Unofficial extensions to C, structs with functions, does that exist?

This is a discussion on Unofficial extensions to C, structs with functions, does that exist? within the C Programming forums, part of the General Programming Boards category; I know, if I want OOP I should go to cpp, but I still prefer C for no real reason. ...

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    Unofficial extensions to C, structs with functions, does that exist?

    I know, if I want OOP I should go to cpp, but I still prefer C for no real reason. Is there a C compiler that supports defining structure members that are functions? GCC by default, doesn't. I didn't try any other standards.

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    Turbo C - no functions allowed in a struct.

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    cas
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    I've never used such a compiler. You can have function pointers in your struct, though, which is a pretty good approximation--you just have to remember to point them somewhere first.

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    From Google: Using function pointers,
    Code:
    #include <stdio.h>
    
    
    struct t {
            int a;
            void (*fun) (int * a);
    } ;
    
    void get_a (int * a) {
            printf (" input : ");
            scanf ("%d", a);
    }
    
    int main () {
            struct t test;
            test.a = 0;
    
            printf ("a (before): %d\n", test.a);
            test.fun = get_a;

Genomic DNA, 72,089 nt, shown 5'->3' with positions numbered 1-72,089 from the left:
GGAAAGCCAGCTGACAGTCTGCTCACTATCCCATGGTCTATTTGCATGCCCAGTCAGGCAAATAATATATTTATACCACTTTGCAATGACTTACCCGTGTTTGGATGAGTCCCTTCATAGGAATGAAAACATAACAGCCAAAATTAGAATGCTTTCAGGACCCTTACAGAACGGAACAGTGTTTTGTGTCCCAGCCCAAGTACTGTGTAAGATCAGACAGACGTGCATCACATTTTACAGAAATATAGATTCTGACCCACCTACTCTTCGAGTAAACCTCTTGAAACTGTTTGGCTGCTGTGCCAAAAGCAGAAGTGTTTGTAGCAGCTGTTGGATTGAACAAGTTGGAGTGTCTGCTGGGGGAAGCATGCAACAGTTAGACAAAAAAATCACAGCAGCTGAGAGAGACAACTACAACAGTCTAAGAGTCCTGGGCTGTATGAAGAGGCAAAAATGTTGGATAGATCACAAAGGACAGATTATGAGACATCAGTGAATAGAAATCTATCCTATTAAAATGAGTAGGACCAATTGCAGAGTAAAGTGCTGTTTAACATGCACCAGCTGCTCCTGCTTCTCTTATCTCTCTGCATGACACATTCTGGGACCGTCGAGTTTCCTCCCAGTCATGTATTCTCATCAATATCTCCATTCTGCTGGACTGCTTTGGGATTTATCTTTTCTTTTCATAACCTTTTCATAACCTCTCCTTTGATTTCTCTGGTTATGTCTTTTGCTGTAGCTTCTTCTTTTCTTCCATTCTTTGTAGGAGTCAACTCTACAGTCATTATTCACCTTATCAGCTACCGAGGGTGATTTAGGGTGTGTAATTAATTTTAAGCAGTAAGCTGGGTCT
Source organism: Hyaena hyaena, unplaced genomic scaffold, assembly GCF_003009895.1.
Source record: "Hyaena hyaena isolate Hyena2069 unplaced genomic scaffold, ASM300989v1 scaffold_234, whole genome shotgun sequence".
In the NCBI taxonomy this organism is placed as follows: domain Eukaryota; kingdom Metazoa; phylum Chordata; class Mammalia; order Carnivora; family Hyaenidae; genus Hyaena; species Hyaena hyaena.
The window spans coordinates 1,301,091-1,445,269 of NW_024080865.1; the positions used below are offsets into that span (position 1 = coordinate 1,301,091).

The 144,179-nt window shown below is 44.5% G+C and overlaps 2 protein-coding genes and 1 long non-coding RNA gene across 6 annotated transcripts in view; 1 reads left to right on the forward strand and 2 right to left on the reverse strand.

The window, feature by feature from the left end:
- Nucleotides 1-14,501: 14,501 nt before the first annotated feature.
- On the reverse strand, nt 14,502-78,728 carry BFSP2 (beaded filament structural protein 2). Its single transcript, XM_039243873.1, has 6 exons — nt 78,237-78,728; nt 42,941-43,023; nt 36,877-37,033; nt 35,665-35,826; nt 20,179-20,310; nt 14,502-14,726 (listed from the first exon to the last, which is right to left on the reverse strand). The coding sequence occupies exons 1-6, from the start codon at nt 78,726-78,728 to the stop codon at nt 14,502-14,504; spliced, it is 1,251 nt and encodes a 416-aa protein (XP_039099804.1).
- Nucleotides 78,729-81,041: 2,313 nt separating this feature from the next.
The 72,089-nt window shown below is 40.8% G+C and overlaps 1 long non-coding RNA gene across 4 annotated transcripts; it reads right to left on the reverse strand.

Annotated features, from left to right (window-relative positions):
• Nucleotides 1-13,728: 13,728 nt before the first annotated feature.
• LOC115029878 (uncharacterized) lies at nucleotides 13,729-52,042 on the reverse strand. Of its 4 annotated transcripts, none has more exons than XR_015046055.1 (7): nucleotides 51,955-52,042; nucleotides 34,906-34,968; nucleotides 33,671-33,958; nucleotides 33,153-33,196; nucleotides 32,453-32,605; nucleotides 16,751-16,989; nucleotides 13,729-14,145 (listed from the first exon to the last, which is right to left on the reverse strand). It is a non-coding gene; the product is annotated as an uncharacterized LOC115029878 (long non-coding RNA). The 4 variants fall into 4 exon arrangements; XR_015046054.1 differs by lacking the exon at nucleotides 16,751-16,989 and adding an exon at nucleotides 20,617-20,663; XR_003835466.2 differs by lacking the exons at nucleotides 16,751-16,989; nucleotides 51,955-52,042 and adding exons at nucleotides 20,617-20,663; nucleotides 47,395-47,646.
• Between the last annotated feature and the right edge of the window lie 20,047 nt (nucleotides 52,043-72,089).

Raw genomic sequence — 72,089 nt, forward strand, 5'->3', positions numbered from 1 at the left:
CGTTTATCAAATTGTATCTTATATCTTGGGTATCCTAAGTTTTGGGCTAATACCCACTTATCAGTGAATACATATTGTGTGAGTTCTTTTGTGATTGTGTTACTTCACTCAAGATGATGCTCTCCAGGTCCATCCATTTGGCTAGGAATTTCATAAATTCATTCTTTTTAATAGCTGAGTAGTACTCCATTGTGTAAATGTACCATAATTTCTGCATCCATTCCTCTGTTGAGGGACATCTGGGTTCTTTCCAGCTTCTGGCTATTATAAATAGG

test.fun(&test.a);
            printf ("a (after ): %d\n", test.a);
    
            return 0;
    }
    It even validates the params you pass. Is there any way to set the initial value of t.fun to get_a?

  5. #5
    C++まいる!Cをこわせ!
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    Create an initialization function that creates a t and returns it.

    Quote Originally Posted by User Name: View Post
    I know, if I want OOP I should go to cpp, but I still prefer C for no real reason. Is there a C compiler that supports defining structure members that are functions? GCC by default, doesn't. I didn't try any other standards.
    Obviously not. OOP is not the point of C. You're not going to see it anytime soon.
    Quote Originally Posted by Adak View Post
    io.h certainly IS included in some modern compilers. It is no longer part of the standard for C, but it is nevertheless, included in the very latest Pelles C versions.
    Quote Originally Posted by Salem View Post
    You mean it's included as a crutch to help ancient programmers limp along without them having to relearn too much.

    Outside of your DOS world, your header file is meaningless.

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    C++ Witch laserlight's Avatar
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    Quote Originally Posted by User Name:
    Is there any way to set the initial value of t.fun to get_a?
    There's the normal way of initialising a struct object, e.g.,
    Code:
    struct t test = {0, get_a};
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    Quote Originally Posted by laserlight View Post
    Code:
    struct t test = {0, get_a};
    o_O
    Because for some reason that little "feature" is still in the C standard, I tend to downplay it. It's evil. Don't use it. So to speak.
    Another way to do it is (and IMHO, the proper way):
    Code:
    struct t test = {0, &get_a};
    Nevertheless, I would say it is preferable to do it in a separate function. An initializing function. The more function pointers you put, the easier it is to simply call the function instead of duplicating code.
    Quote Originally Posted by Adak View Post
    io.h certainly IS included in some modern compilers. It is no longer part of the standard for C, but it is nevertheless, included in the very latest Pelles C versions.
    Quote Originally Posted by Salem View Post
    You mean it's included as a crutch to help ancient programmers limp along without them having to relearn too much.

    Outside of your DOS world, your header file is meaningless.